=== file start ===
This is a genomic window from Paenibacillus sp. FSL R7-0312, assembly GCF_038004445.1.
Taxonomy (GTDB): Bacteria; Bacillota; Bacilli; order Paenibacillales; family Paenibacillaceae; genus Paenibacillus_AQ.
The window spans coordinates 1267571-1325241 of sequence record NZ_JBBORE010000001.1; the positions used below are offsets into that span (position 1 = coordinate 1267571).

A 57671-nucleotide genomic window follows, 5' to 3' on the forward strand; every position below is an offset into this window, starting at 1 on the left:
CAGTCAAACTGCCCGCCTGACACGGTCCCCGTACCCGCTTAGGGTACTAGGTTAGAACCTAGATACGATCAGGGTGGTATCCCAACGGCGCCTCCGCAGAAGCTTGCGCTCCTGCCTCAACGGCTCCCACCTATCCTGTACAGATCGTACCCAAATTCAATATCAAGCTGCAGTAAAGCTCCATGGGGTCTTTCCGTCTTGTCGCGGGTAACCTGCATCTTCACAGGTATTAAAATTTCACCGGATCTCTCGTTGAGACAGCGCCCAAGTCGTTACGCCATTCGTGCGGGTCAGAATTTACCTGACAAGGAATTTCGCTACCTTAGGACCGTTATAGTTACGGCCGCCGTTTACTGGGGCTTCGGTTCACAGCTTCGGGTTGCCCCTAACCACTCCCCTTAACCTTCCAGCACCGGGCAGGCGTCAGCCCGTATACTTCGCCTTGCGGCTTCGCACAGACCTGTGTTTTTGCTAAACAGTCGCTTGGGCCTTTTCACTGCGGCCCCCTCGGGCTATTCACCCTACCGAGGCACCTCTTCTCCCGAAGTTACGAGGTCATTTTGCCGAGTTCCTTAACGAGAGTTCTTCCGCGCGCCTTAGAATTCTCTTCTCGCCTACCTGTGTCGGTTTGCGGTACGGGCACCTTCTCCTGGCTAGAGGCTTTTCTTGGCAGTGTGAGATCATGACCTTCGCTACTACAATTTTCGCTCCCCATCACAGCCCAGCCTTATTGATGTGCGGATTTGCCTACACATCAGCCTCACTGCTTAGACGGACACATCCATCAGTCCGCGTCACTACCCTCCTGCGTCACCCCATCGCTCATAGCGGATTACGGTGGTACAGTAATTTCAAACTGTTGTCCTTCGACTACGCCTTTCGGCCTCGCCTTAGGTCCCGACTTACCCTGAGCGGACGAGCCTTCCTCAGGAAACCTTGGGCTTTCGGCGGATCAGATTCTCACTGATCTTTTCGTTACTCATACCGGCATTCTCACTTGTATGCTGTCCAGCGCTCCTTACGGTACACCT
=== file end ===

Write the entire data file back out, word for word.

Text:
This is a genomic window from Paenibacillus sp. FSL R7-0312, assembly GCF_038004445.1.
Taxonomy (GTDB): Bacteria; Bacillota; Bacilli; order Paenibacillales; family Paenibacillaceae; genus Paenibacillus_AQ.
The window spans coordinates 1267571-1325241 of sequence record NZ_JBBORE010000001.1; the positions used below are offsets into that span (position 1 = coordinate 1267571).

A 57671-nucleotide genomic window follows, 5' to 3' on the forward strand; every position below is an offset into this window, starting at 1 on the left:
CAGTCAAACTGCCCGCCTGACACGGTCCCCGTACCCGCTTAGGGTACTAGGTTAGAACCTAGATACGATCAGGGTGGTATCCCAACGGCGCCTCCGCAGAAGCTTGCGCTCCTGCCTCAACGGCTCCCACCTATCCTGTACAGATCGTACCCAAATTCAATATCAAGCTGCAGTAAAGCTCCATGGGGTCTTTCCGTCTTGTCGCGGGTAACCTGCATCTTCACAGGTATTAAAATTTCACCGGATCTCTCGTTGAGACAGCGCCCAAGTCGTTACGCCATTCGTGCGGGTCAGAATTTACCTGACAAGGAATTTCGCTACCTTAGGACCGTTATAGTTACGGCCGCCGTTTACTGGGGCTTCGGTTCACAGCTTCGGGTTGCCCCTAACCACTCCCCTTAACCTTCCAGCACCGGGCAGGCGTCAGCCCGTATACTTCGCCTTGCGGCTTCGCACAGACCTGTGTTTTTGCTAAACAGTCGCTTGGGCCTTTTCACTGCGGCCCCCTCGGGCTATTCACCCTACCGAGGCACCTCTTCTCCCGAAGTTACGAGGTCATTTTGCCGAGTTCCTTAACGAGAGTTCTTCCGCGCGCCTTAGAATTCTCTTCTCGCCTACCTGTGTCGGTTTGCGGTACGGGCACCTTCTCCTGGCTAGAGGCTTTTCTTGGCAGTGTGAGATCATGACCTTCGCTACTACAATTTTCGCTCCCCATCACAGCCCAGCCTTATTGATGTGCGGATTTGCCTACACATCAGCCTCACTGCTTAGACGGACACATCCATCAGTCCGCGTCACTACCCTCCTGCGTCACCCCATCGCTCATAGCGGATTACGGTGGTACAGTAATTTCAAACTGTTGTCCTTCGACTACGCCTTTCGGCCTCGCCTTAGGTCCCGACTTACCCTGAGCGGACGAGCCTTCCTCAGGAAACCTTGGGCTTTCGGCGGATCAGATTCTCACTGATCTTTTCGTTACTCATACCGGCATTCTCACTTGTATGCTGTCCAGCGCTCCTTACGGTACACCT